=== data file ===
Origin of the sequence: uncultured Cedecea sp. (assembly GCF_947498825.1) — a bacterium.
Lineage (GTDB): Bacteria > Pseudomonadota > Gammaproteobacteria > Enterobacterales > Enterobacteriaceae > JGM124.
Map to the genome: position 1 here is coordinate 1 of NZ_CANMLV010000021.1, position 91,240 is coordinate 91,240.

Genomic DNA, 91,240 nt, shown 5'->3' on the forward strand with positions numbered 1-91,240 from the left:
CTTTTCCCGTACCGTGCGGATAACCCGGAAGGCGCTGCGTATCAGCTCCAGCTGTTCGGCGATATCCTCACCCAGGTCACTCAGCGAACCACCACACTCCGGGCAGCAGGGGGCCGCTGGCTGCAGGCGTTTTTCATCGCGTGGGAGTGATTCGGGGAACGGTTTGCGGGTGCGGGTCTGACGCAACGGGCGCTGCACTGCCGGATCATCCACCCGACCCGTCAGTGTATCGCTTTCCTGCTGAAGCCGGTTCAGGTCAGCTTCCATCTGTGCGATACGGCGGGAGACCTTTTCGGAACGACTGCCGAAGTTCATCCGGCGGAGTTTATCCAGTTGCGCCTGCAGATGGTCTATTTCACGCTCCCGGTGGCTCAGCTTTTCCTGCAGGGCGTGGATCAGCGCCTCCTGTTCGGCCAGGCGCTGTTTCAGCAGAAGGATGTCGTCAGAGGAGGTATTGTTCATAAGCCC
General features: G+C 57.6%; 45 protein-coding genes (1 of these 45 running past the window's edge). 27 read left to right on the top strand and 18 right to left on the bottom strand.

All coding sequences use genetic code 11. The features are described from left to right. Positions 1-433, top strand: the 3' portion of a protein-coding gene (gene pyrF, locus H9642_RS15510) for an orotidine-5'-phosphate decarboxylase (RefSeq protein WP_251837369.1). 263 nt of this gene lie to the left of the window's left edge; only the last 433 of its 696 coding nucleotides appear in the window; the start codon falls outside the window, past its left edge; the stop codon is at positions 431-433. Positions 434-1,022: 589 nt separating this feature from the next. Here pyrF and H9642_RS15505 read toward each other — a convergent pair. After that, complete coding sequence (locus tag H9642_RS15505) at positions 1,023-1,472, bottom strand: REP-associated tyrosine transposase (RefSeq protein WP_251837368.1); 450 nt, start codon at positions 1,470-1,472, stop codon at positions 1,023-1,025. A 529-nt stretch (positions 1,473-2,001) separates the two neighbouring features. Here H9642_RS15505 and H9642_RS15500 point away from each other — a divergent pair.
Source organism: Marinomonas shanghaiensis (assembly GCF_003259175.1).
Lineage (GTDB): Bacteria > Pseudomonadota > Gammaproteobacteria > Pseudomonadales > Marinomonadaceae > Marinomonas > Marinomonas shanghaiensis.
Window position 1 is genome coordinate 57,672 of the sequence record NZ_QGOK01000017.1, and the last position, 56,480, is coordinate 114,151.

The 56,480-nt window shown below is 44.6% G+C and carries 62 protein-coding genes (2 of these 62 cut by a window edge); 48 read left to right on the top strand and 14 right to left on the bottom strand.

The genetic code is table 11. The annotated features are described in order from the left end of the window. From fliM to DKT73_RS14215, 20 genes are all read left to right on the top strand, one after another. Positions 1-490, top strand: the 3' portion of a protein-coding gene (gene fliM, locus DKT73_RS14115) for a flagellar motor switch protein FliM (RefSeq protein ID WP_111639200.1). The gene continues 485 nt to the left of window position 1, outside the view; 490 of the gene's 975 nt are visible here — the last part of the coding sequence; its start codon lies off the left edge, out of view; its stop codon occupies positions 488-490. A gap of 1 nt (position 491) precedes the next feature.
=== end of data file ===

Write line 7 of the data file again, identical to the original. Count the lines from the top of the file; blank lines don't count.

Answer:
All coding sequences use genetic code 11. The features are described from left to right. Positions 1-433, top strand: the 3' portion of a protein-coding gene (gene pyrF, locus H9642_RS15510) for an orotidine-5'-phosphate decarboxylase (RefSeq protein WP_251837369.1). 263 nt of this gene lie to the left of the window's left edge; only the last 433 of its 696 coding nucleotides appear in the window; the start codon falls outside the window, past its left edge; the stop codon is at positions 431-433. Positions 434-1,022: 589 nt separating this feature from the next. Here pyrF and H9642_RS15505 read toward each other — a convergent pair. After that, complete coding sequence (locus tag H9642_RS15505) at positions 1,023-1,472, bottom strand: REP-associated tyrosine transposase (RefSeq protein WP_251837368.1); 450 nt, start codon at positions 1,470-1,472, stop codon at positions 1,023-1,025. A 529-nt stretch (positions 1,473-2,001) separates the two neighbouring features. Here H9642_RS15505 and H9642_RS15500 point away from each other — a divergent pair.